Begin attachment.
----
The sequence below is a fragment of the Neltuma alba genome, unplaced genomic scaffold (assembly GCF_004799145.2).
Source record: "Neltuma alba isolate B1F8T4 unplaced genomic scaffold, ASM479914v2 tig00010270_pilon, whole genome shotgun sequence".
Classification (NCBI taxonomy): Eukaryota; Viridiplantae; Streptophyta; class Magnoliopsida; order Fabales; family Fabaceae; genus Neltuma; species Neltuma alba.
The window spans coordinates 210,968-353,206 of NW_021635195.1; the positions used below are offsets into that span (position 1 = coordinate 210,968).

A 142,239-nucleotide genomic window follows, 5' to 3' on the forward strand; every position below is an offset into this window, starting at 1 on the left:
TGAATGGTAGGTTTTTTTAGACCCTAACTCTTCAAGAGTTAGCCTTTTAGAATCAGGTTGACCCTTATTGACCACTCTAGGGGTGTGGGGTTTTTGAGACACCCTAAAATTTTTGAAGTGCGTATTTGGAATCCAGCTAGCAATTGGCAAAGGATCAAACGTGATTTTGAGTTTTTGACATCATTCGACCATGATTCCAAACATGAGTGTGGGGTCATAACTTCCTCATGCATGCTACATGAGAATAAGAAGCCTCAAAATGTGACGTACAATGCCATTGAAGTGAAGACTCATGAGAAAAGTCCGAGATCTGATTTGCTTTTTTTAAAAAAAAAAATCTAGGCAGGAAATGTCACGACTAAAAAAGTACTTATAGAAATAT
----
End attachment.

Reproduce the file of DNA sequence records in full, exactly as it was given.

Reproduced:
The sequence below is a fragment of the Neltuma alba genome, unplaced genomic scaffold (assembly GCF_004799145.2).
Source record: "Neltuma alba isolate B1F8T4 unplaced genomic scaffold, ASM479914v2 tig00010270_pilon, whole genome shotgun sequence".
Classification (NCBI taxonomy): Eukaryota; Viridiplantae; Streptophyta; class Magnoliopsida; order Fabales; family Fabaceae; genus Neltuma; species Neltuma alba.
The window spans coordinates 210,968-353,206 of NW_021635195.1; the positions used below are offsets into that span (position 1 = coordinate 210,968).

A 142,239-nucleotide genomic window follows, 5' to 3' on the forward strand; every position below is an offset into this window, starting at 1 on the left:
TGAATGGTAGGTTTTTTTAGACCCTAACTCTTCAAGAGTTAGCCTTTTAGAATCAGGTTGACCCTTATTGACCACTCTAGGGGTGTGGGGTTTTTGAGACACCCTAAAATTTTTGAAGTGCGTATTTGGAATCCAGCTAGCAATTGGCAAAGGATCAAACGTGATTTTGAGTTTTTGACATCATTCGACCATGATTCCAAACATGAGTGTGGGGTCATAACTTCCTCATGCATGCTACATGAGAATAAGAAGCCTCAAAATGTGACGTACAATGCCATTGAAGTGAAGACTCATGAGAAAAGTCCGAGATCTGATTTGCTTTTTTTAAAAAAAAAAATCTAGGCAGGAAATGTCACGACTAAAAAAGTACTTATAGAAATAT